The Diversifyin’ Late 60s/Early 70s, Part III: Why Isn’t There Rock-Blues

If rock is blues and country, then is blues-rock just bluesy blues and country? How blues is blues-rock in comparison to rock? Of course, if someone in 1956 called a group or artist “blues-rock,” it most certainly would have been redundant, but by the time of the sub-genre explosion in rock music (or as I like to call it, The Great Rock Schism) in the late sixties, all sorts of groups like Cream (and for that matter, any of Eric Clapton’s groups,) The Spencer Davis Group, The Rolling Stones, J. Geils Band, Fleetwood Mac (Peter Green’s version,) and hoards more identified themselves as blues-rock.

Though rock had its roots in jump blues, R&B, and country, throughout the 60s, the genre absorbed all sorts of influences like Tin Pan Alley, Phil Spector, classical music, urban folk, and not to mention the drug culture around it. So when bands like The Rolling Stones played Robert Johnson on Let It Bleed (the song Love In Vain, though credited as traditional is in fact Mr. Johnson,) they were reintegrating rock music’s original roots into their music, making blues-rock a callback to earlier times. Even though The Stones could play low-key Delta blues when they wanted to, or hard-driving Chicago blues, they were always a rock band. They played in front of thousands of screaming fans, played their instruments loud, and they played them fast.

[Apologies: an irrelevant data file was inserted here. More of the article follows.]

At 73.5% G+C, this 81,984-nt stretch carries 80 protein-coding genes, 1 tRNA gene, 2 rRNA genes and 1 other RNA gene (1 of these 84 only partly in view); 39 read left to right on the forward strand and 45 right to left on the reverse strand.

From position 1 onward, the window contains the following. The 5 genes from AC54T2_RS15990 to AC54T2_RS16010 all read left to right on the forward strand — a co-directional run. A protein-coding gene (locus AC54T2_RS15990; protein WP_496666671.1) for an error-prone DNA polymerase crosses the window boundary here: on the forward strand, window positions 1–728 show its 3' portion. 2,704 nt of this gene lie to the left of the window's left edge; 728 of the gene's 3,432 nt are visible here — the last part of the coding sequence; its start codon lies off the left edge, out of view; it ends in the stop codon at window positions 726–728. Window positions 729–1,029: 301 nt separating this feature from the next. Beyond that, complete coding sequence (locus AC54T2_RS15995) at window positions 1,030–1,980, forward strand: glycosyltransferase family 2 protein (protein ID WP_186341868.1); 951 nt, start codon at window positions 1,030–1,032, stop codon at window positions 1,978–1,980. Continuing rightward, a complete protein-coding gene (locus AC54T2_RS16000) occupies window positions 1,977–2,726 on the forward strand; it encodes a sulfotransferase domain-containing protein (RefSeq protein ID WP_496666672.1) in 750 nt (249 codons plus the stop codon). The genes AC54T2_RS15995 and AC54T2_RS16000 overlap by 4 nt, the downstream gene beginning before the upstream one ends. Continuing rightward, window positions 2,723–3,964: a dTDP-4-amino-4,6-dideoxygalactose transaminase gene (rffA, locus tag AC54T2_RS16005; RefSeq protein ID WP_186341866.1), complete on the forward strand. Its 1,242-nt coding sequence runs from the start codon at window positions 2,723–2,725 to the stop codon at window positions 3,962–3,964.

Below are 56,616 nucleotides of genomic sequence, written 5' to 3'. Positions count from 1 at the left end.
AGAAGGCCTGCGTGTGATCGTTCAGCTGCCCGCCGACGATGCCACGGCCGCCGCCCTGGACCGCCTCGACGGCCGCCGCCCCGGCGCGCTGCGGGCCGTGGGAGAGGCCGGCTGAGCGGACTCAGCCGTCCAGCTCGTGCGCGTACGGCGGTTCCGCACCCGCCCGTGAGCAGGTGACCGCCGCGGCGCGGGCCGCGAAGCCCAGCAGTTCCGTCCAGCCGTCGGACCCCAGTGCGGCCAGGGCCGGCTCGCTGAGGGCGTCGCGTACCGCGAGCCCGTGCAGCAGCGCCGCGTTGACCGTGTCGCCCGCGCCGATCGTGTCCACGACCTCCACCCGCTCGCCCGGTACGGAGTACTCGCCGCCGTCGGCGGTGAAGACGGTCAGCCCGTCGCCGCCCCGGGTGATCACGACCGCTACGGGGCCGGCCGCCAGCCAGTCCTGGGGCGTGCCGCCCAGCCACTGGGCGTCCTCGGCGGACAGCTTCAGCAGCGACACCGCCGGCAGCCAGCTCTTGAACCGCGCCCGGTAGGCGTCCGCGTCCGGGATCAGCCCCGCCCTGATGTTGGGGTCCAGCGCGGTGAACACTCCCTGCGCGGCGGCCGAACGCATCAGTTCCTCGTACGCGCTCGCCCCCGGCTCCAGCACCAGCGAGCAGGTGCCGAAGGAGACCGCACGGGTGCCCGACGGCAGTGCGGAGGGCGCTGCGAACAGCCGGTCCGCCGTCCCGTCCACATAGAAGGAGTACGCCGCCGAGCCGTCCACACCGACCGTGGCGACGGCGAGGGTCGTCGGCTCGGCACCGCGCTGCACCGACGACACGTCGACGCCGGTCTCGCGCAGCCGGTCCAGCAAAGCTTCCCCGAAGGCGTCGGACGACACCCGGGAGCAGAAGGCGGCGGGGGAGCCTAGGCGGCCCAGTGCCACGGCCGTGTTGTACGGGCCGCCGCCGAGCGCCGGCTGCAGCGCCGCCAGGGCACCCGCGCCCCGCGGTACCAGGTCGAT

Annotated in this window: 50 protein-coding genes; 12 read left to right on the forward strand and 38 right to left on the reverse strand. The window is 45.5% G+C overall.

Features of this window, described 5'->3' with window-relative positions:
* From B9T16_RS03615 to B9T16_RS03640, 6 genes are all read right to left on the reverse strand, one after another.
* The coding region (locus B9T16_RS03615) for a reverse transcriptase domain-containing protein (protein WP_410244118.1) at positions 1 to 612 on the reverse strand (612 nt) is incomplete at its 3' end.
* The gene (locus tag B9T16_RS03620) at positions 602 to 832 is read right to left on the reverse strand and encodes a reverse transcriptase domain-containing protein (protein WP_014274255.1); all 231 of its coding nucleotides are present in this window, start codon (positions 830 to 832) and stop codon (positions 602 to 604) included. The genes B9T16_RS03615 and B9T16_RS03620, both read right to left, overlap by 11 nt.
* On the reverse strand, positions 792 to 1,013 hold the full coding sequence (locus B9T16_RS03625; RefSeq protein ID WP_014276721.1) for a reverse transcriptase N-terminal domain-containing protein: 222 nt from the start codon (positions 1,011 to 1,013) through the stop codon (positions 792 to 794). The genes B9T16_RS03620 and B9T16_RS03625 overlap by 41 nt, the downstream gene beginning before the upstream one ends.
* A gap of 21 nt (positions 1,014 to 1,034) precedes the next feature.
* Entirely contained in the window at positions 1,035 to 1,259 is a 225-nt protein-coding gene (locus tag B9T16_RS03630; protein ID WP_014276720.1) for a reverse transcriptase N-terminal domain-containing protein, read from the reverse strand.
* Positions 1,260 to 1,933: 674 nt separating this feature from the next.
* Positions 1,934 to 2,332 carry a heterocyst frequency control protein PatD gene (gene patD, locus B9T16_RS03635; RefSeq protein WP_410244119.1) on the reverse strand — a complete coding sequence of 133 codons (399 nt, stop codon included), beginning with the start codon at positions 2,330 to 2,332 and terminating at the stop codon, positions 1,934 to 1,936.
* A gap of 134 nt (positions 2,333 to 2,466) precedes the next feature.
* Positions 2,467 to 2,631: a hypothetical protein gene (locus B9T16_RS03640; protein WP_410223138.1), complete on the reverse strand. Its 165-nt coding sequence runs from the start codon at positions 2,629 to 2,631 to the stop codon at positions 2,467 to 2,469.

Of course, this leaves us with the observation that no music is called “rock-blues.” Blues is too exclusive for that, yet what out there can’t fall under the umbrella of rock music? The Stones, a rock band, released Exile On Main St., a rock record, back in ’72 featuring blues, country, gospel flourishes (I love that… whenever I read about rock music integrating gospel, it’s always in flourishes,) as well as pop and rock. Nowhere else in popular music can a record like that exist. Jazz, blues, country, swing, and everything else are very purebred; rock is the hybrid genre. It absorbs everything it sees. Only rock could contain such divergent artists like The Stooges, The Moody Blues, and Duane Eddy?

The all encompassing nature of rock music might be the root of its longevity in the public consciousness, as it is a continuously evolving and growing genre, absorbing more styles, developing new ones, stepping back with roots revivals, making it possible for people to still enjoy rock music, even if “rock music” doesn’t necessarily stay the same over the years.